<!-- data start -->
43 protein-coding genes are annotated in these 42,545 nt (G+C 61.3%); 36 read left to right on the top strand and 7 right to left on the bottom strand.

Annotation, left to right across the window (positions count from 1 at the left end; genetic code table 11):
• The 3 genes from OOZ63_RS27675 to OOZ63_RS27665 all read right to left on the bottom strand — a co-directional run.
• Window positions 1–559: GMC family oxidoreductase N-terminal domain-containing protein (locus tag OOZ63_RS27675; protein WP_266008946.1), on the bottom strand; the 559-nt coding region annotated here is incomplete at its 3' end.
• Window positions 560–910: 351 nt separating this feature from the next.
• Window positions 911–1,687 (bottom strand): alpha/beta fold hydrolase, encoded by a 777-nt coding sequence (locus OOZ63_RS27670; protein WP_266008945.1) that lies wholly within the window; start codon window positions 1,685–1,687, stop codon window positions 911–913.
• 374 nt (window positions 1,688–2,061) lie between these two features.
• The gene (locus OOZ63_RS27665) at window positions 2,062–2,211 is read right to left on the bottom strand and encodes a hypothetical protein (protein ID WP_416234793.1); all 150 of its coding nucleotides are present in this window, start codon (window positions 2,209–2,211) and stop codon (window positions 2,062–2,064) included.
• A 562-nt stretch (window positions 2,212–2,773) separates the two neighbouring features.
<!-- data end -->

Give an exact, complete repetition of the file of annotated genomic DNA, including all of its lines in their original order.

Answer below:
43 protein-coding genes are annotated in these 42,545 nt (G+C 61.3%); 36 read left to right on the top strand and 7 right to left on the bottom strand.

Annotation, left to right across the window (positions count from 1 at the left end; genetic code table 11):
• The 3 genes from OOZ63_RS27675 to OOZ63_RS27665 all read right to left on the bottom strand — a co-directional run.
• Window positions 1–559: GMC family oxidoreductase N-terminal domain-containing protein (locus tag OOZ63_RS27675; protein WP_266008946.1), on the bottom strand; the 559-nt coding region annotated here is incomplete at its 3' end.
• Window positions 560–910: 351 nt separating this feature from the next.
• Window positions 911–1,687 (bottom strand): alpha/beta fold hydrolase, encoded by a 777-nt coding sequence (locus OOZ63_RS27670; protein WP_266008945.1) that lies wholly within the window; start codon window positions 1,685–1,687, stop codon window positions 911–913.
• 374 nt (window positions 1,688–2,061) lie between these two features.
• The gene (locus OOZ63_RS27665) at window positions 2,062–2,211 is read right to left on the bottom strand and encodes a hypothetical protein (protein ID WP_416234793.1); all 150 of its coding nucleotides are present in this window, start codon (window positions 2,209–2,211) and stop codon (window positions 2,062–2,064) included.
• A 562-nt stretch (window positions 2,212–2,773) separates the two neighbouring features.